As seen on The Mighty and Thrive Global
I’ve always been very open about my past struggles with anxiety and depression. It’s not something I chose, and it’s not even always due to external factors. It’s just the result of some faulty wiring in my brain. Que sera sera, right?
But just because I’ve come to terms with these struggles doesn’t mean that it’s always been easy. While I’ve been fortunate enough to maintain some semblance of a functional life, there have been plenty of times that I very nearly broke under the weight of my tainted emotions.
You see, depression isn’t a single emotion; it’s a whole range of emotions that can include sadness, despair, anger, doubt and guilt. While society as a whole has come a long way in terms of acknowledging the impact and severity of mental illness, a stigma still prevails causing many sufferers to struggle alone under a veil of silence. The recent suicide of music icon Chester Bennington has again highlighted the necessity for meaningful conversations around mental health.
Then, when my thoughts were at their darkest and I felt that I could take no more, my therapist – knowing that I adored writing – suggested blogging as a means of therapy and escape from the negative emotions that had been plaguing me.
While initially apprehensive – after all, I was accustomed to writing advertising copy and editorial pieces – I started writing about my beloved craft and soon found myself completely immersed. I had to force myself to call it a night after I had been going at it for a good couple of hours, pausing only to take a sip of cold coffee.
As the therapist had predicted, blogging offered a very necessary escape, a way for me to really focus on something that I loved without fear of judgement.
I soon realized that, by telling my stories and imparting my skills and knowledge on others, I was finding a sense of purpose and taking back what I had lost.
I started writing for myself (and writing for oneself remains my number one golden rule for writers), but today it is immensely rewarding to know that others are reading my blog and, I hope, learning from me. I am so passionate about sharing my knowledge, and about being the recipient of knowledge, that I can scarcely describe the incredible satisfaction I receive from my blog.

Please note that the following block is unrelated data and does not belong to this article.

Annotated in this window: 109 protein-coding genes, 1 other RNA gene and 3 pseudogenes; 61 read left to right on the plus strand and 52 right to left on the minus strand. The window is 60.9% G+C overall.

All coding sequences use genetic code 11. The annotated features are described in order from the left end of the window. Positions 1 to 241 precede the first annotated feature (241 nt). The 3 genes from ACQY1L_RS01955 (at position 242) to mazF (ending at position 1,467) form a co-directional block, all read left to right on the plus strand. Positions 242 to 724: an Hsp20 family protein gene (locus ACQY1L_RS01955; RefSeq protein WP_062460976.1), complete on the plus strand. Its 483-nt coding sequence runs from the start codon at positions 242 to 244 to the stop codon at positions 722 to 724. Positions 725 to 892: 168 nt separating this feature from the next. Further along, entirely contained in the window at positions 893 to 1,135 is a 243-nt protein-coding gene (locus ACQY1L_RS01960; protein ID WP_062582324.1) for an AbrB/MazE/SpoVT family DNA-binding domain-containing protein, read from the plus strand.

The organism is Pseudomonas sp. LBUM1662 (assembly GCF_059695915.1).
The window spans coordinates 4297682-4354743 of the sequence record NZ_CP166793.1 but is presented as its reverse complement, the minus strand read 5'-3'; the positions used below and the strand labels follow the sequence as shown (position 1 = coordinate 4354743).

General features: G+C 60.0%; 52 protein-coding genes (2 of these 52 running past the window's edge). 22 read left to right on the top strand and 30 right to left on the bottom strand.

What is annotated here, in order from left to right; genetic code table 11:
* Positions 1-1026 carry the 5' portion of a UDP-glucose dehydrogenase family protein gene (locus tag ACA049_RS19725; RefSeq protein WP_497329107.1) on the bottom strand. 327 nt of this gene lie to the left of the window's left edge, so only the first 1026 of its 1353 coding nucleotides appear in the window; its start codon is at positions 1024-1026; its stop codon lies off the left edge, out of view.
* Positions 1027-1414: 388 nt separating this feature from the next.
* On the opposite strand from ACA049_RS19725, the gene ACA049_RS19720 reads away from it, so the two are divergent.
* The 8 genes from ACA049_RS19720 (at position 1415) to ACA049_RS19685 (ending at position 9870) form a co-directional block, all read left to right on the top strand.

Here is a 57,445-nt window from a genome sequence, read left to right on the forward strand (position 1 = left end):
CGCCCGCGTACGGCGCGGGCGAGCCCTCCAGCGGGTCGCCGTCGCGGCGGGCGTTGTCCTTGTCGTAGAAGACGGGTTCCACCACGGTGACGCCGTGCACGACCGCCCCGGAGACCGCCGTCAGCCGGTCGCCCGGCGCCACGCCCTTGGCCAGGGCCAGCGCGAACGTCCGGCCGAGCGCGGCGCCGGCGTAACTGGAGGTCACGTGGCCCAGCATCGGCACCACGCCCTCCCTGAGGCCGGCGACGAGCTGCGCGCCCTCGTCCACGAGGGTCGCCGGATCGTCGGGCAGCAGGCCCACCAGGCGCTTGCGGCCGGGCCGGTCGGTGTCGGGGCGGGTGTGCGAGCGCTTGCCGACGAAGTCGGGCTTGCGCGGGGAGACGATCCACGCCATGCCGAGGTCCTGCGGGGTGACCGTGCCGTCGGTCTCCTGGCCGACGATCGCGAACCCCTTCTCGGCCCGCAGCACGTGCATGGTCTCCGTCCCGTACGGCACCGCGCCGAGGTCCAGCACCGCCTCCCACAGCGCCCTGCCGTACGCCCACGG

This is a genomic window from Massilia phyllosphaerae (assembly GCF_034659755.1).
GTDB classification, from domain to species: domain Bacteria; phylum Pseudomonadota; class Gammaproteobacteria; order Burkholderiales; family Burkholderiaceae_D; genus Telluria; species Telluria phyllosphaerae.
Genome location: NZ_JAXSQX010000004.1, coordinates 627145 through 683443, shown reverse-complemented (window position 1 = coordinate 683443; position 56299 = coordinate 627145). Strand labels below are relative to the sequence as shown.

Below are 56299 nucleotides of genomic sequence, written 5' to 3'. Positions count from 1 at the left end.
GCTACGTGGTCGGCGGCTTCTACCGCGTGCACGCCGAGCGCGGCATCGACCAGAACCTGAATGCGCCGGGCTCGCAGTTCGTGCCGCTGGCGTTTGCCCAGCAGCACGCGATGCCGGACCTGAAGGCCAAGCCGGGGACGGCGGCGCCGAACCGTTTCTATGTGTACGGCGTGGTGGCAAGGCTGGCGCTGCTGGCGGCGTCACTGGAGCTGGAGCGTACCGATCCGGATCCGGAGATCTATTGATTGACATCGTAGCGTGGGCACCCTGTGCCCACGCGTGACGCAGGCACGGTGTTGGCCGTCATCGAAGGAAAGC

Below are some of the ways in which blogging has helped me, and in which I believe it can help others who struggle with issues related to mental health:
- A healthy outlet. Writing feels good. It is a creative, constructive pursuit that promotes intellectual stimulation with zero unpleasant side effects that I can think of.
- A judgement-free environment. I mean, have you actually seen the stupid shit that’s on the Internet? Believe me, you’d have to be trying really hard for the online community to deem you worthy of judgement and condemnation. That being said, you probably shouldn’t be trying to elicit those kinds of responses unless it’s for a valid reason.
- Knowledge sharing. Imparting skills and knowledge on others is a fantastic way to reaffirm your sense of purpose and make a difference in someone’s life.
- It could be your ticket to fame and fortune. Whatever your chosen topic or niche, there’s always the chance that you’ll be discovered and become the next big celebrity blogger. If that ever happens, I hope you’ll remember this article and cite it in your acceptance speech should you ever win an award.
So, thank you for reading and for giving me the opportunity to do what I love and to tell my story. After all, I have always been of the opinion that storytelling, as one of the oldest art forms, is what connects people.